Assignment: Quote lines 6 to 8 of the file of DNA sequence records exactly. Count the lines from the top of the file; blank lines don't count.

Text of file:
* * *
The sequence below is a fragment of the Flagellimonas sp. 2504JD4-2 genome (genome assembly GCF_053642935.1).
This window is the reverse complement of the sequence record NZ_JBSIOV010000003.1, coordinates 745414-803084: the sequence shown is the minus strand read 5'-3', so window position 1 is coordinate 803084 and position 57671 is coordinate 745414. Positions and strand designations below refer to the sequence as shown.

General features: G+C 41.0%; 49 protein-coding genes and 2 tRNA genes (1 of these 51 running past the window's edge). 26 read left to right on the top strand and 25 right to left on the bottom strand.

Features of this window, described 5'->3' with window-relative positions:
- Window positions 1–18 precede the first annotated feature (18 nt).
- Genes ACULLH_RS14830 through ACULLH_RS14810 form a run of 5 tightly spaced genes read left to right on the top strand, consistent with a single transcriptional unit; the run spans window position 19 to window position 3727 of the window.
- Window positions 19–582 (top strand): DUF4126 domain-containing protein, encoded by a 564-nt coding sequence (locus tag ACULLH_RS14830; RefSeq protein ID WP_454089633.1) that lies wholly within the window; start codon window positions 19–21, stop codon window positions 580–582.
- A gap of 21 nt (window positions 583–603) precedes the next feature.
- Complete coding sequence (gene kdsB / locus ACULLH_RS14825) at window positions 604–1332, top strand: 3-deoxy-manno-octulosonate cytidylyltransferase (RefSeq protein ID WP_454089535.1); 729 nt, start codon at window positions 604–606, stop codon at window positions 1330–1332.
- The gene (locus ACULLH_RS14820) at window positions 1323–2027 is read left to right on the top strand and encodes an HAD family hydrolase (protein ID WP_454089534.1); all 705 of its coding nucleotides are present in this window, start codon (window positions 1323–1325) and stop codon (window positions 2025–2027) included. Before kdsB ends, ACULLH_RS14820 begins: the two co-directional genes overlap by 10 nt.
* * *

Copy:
- Genes ACULLH_RS14830 through ACULLH_RS14810 form a run of 5 tightly spaced genes read left to right on the top strand, consistent with a single transcriptional unit; the run spans window position 19 to window position 3727 of the window.
- Window positions 19–582 (top strand): DUF4126 domain-containing protein, encoded by a 564-nt coding sequence (locus tag ACULLH_RS14830; RefSeq protein ID WP_454089633.1) that lies wholly within the window; start codon window positions 19–21, stop codon window positions 580–582.
- A gap of 21 nt (window positions 583–603) precedes the next feature.